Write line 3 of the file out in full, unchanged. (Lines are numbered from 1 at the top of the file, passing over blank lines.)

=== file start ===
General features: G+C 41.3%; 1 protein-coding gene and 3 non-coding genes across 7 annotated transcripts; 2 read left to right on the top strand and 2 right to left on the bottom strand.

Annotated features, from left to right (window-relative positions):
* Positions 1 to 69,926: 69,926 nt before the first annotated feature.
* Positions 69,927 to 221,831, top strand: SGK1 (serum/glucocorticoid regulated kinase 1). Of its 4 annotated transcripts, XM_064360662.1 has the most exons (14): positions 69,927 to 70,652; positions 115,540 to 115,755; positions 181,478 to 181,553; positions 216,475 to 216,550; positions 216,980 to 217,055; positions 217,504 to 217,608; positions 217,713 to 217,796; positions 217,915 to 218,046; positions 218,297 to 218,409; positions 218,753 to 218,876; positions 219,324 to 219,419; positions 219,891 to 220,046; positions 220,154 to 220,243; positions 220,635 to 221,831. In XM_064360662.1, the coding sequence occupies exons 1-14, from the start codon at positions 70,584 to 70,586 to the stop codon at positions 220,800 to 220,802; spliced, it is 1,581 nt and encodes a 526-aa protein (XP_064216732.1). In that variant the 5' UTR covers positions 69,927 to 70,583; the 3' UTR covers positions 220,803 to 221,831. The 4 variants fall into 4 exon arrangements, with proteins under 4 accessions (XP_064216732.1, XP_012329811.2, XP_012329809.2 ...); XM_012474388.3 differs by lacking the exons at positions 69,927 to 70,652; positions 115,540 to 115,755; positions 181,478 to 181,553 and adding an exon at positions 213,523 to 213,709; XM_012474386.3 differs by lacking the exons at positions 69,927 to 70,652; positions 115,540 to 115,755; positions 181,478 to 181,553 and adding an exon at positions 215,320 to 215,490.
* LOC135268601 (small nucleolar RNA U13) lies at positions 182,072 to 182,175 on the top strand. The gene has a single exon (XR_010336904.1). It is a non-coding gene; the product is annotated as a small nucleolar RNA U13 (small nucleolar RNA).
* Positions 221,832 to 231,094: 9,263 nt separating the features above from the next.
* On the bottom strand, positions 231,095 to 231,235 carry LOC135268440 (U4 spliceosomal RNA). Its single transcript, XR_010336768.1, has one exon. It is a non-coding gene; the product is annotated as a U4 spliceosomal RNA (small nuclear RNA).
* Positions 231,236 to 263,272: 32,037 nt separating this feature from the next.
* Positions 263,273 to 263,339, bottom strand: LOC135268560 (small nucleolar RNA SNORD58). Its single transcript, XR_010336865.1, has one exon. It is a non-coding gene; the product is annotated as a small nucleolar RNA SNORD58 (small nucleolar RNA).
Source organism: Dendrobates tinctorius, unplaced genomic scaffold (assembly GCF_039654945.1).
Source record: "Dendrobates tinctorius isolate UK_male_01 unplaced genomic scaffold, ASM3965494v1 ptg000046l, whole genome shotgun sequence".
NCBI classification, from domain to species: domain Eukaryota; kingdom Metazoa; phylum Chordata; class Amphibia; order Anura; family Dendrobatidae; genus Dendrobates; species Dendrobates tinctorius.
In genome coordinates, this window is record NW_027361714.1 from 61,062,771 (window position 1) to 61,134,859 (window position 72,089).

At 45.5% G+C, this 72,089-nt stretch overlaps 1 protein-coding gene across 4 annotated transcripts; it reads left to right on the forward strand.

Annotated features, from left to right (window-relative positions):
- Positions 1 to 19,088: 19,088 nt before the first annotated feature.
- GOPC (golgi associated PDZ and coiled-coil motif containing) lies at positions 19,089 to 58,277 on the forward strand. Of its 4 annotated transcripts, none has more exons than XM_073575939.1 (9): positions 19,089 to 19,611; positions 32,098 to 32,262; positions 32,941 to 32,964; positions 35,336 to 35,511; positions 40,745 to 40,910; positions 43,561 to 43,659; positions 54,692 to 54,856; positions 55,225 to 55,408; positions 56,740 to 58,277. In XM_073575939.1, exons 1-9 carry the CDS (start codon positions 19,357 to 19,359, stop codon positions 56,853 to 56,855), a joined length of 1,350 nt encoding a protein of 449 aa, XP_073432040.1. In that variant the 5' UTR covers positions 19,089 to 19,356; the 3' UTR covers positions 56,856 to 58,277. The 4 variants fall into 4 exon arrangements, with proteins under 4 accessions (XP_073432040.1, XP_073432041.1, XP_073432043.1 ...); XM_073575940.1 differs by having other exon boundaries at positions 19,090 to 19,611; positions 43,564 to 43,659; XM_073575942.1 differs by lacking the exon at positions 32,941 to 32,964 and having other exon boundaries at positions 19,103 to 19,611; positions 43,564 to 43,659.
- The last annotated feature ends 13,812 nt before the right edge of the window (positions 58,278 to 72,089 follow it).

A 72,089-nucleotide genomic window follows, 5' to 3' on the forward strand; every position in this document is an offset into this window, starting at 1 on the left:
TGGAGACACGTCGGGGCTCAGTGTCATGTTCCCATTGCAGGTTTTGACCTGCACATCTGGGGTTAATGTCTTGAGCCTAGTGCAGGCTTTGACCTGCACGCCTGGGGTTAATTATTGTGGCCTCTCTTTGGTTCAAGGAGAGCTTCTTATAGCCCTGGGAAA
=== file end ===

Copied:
* Positions 1 to 69,926: 69,926 nt before the first annotated feature.